directed by Michael Apted
On the reservation, FBI means a whole different thing than it does in the outside world. Full Blood Indian, just for one. Thunderheart was released in 1992 and based on several true life incidents on reservations.
FBI Agent Ray Levoi (Val Kilmer) was called in to the Oglala Sioux Reservation on special assignment because he's part Sioux Indian himself and the Bureau figured he'd fit in. No further from the truth, Ray quickly learns there's a big difference between a city Indian and a rez one -- and the rez is definitely a whole different world.
The issue is civil war on the Sioux Reservation. A fight's been brewing the last 100 years over traditional Indians versus U.S. government-supported Indians. When Levoi first arrives, he believes the troublemakers are the traditionals who are deemed rebels by his bosses at the FBI, but as he delves deeper into Sioux culture and his own past, he begins to realize the issues are far deeper than he ever imagined.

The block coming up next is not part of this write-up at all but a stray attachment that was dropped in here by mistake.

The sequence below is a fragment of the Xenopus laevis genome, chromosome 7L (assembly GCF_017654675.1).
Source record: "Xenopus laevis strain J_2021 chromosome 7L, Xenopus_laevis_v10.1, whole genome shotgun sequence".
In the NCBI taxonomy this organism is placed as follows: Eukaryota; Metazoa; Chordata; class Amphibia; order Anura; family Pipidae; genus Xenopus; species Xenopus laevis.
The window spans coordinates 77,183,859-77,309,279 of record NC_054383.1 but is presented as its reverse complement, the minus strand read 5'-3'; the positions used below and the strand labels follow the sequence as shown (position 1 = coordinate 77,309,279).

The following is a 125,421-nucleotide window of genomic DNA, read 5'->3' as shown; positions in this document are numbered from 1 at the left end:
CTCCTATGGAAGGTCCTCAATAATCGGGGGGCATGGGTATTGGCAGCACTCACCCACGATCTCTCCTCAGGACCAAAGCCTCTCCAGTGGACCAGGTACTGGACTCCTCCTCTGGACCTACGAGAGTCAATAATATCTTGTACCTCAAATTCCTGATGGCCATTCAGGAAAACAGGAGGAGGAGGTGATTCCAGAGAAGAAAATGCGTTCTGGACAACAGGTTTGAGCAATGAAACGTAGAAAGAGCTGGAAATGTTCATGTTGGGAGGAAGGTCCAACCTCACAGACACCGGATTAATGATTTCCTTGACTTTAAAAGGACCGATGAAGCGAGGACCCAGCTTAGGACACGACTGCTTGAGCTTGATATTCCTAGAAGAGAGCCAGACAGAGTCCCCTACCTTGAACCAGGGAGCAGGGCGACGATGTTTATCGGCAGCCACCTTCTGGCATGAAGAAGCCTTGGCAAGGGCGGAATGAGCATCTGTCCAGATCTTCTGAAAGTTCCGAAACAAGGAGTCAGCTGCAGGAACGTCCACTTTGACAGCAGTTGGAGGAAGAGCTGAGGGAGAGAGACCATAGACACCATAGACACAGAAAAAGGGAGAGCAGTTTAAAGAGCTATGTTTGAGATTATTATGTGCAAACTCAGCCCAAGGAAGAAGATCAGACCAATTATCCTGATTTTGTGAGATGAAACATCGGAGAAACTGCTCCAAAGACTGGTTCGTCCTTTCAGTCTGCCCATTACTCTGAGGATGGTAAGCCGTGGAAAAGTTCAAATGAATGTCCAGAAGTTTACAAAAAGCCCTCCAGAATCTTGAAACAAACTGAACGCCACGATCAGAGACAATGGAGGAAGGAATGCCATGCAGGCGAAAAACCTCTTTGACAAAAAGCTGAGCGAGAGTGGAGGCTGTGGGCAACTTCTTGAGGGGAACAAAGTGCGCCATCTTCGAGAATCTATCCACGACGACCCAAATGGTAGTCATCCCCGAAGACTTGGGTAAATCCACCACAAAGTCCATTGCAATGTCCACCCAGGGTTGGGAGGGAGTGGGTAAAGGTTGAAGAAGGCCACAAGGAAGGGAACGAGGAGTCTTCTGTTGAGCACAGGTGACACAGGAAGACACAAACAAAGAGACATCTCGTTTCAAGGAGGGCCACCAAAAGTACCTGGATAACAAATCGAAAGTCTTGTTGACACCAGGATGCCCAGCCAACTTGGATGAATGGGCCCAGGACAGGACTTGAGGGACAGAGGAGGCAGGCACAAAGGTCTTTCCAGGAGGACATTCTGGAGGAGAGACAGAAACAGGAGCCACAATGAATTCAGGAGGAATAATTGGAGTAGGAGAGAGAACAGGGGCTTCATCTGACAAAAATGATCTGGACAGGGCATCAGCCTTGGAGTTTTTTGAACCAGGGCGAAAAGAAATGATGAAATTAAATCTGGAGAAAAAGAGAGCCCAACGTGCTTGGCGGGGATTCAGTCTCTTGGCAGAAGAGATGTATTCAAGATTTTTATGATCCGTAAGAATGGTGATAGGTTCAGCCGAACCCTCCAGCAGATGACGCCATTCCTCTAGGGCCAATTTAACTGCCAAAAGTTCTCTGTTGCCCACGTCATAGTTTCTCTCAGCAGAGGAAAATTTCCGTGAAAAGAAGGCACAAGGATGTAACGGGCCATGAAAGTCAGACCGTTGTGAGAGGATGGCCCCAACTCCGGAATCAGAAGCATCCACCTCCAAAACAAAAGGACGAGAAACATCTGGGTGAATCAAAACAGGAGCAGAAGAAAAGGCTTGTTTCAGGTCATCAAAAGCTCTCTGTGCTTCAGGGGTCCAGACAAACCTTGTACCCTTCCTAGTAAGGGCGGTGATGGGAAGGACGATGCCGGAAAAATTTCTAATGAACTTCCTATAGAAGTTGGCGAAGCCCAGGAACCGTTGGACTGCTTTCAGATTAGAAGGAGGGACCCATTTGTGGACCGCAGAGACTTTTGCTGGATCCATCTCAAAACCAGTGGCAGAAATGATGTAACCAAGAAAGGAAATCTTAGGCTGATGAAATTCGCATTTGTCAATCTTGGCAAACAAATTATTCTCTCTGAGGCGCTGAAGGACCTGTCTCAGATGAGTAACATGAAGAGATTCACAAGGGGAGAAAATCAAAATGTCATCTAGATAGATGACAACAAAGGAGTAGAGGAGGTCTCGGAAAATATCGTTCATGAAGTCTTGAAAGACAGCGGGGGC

Along the way, Ray teams up with rez cop, Walter Crow Horse (Graham Greene) and Grandpa Sam Reaches (Ted Thin Elk) to learn more about his past and his culture. He experiences visions from a past he's long buried and, in some cases, didn't even realize he had access to. He learns how different life is when you've been educated in public schools versus being sent to an Indian school where you are punished for speaking your own tongue or celebrating your native culture.
The performances on Thunderheart are excellent. The story really keeps you on the edge of your seat until the very end. This is one of the best Val Kilmer movies I've ever seen, and Graham Greene is always stellar.
Thunderheart is a film I keep going back to. I've rented this movie several times to show to friends and I'm getting a Blu-ray version for myself. It's well worth watching every few years.
9 August 2008
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